Tuesday 22 October 2019

Balrothery's Got talent!

Balrothery cancer survivor, Louise Lamari, talks to Ken Phelan about beating cancer and joining the Sea of Change choir on Ireland's Got Talent

Louise Lamari, a Balrothery member of the Sea of Change Choir
Louise Lamari, a Balrothery member of the Sea of Change Choir
The Sea of Change Choir on Ireland’s Got Talent

Despite recent health challenges, a Balrothery mum has risen to the heights of talent show 'Ireland's Got Talent' by performing with her 45-strong female choir 'The Sea of Change Choir', and has, through the friendship and support of her fellow singers found a renewed sense of purpose in life.

Cancer survivor Louise Lamari, who has lived in Balbriggan the past 11 years, first joined the choir after taking part in a record-breaking 'skinny dip' on Magheramore Beach in Co Wicklow last year, held in aid of those affected by the illness.

A number of women who had taken part in the event came up with the idea of forming a choir, with a view to empowering and supporting women who had gone through, or were currently going through cancer treatment.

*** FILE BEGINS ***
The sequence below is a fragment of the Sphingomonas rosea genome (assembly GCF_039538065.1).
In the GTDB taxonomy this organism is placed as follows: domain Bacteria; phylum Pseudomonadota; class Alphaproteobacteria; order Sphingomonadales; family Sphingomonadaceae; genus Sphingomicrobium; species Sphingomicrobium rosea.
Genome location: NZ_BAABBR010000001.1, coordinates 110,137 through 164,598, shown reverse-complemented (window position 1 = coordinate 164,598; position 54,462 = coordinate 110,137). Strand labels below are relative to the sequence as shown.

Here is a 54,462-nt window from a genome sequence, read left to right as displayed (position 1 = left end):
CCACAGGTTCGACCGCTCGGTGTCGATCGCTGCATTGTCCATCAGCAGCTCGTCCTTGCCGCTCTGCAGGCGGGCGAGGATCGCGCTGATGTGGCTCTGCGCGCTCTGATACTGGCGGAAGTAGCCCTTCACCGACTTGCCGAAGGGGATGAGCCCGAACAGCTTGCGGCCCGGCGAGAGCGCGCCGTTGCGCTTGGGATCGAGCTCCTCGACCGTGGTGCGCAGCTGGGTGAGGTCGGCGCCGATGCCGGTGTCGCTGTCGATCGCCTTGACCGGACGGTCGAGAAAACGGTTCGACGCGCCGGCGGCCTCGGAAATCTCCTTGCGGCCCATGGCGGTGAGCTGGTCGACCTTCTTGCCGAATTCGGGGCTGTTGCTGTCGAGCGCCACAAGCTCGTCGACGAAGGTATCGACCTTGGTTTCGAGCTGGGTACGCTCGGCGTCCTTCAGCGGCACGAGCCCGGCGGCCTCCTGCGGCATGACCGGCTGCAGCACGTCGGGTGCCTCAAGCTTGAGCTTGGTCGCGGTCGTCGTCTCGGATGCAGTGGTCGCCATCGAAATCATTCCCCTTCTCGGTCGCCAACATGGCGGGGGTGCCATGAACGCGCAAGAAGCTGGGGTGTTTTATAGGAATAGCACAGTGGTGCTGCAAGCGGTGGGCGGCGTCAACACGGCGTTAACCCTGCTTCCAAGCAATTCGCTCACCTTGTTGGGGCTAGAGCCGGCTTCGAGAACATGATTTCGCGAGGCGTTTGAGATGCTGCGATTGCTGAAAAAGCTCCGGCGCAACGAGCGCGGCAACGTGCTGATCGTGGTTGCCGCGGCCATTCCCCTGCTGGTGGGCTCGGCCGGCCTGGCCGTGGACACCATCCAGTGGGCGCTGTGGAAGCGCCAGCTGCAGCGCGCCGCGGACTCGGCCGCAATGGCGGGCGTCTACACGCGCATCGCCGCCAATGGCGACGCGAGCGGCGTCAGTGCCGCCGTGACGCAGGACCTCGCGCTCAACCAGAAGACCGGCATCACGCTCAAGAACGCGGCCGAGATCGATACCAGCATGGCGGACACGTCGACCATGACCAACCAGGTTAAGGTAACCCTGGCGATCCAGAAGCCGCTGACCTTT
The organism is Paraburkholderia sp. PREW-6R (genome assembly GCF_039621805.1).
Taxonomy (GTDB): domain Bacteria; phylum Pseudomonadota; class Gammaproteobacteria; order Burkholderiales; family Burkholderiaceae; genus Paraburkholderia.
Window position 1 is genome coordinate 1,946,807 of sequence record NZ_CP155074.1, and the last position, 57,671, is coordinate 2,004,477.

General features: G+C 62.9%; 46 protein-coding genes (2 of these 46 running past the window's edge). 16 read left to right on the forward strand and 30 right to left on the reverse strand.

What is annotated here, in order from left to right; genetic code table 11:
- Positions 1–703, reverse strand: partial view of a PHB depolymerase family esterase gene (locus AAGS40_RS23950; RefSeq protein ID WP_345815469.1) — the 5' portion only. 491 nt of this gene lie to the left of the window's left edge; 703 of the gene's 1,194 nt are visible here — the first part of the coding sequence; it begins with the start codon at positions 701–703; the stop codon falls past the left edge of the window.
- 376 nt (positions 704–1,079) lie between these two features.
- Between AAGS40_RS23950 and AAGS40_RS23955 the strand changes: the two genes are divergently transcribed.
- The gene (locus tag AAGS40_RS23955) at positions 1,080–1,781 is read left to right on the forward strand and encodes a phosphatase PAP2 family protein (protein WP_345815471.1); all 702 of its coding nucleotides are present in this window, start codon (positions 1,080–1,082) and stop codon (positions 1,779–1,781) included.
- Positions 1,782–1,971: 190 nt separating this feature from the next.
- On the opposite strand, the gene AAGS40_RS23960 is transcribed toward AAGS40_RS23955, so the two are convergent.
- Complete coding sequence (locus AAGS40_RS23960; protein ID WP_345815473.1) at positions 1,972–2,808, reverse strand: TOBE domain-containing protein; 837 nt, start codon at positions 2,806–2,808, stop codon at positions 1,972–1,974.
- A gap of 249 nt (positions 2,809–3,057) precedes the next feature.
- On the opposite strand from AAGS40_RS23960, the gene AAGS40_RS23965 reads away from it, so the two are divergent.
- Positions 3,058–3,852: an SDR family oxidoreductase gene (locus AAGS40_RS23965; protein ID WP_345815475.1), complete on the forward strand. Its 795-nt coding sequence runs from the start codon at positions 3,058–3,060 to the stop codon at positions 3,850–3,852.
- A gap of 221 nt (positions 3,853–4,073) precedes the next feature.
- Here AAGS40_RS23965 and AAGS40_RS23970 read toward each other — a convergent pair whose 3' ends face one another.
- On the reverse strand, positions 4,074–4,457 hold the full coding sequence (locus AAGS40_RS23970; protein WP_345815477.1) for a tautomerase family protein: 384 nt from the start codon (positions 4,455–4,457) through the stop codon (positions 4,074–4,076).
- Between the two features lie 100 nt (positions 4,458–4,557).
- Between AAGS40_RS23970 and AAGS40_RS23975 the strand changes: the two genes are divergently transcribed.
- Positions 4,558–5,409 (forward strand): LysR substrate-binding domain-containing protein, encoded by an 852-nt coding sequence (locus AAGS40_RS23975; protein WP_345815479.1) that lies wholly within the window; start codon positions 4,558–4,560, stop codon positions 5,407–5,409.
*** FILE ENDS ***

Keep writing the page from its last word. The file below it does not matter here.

Having selected the lucky few, The Sea of Change Choir was formed, the name symbolizing women 'entering the water as strangers', then 'emerging as friends' afterwards.

Several painstaking rehearsals later, and the choir were ready to compete on a national talent show, and to impress the nation with their angelic tones.

Louise (51), a special needs assistant in Bracken Educate Together NS in Balbriggan, recently gave a stellar performance with The Sea of Change Choir on Ireland's Got Talent, achieving a 'Golden Buzzer' from Denise Van Outen and a standing ovation both from the judges and the audience.

The choir will now go through to the semi-final of the popular talent show, though, as Louise says, judge Louis Walsh is quietly confident they will win the competition.

Speaking of the choir's incredible performance on Ireland's Got Talent with their rendition of 'This is Me', and her own personal struggle with cancer, Louise says: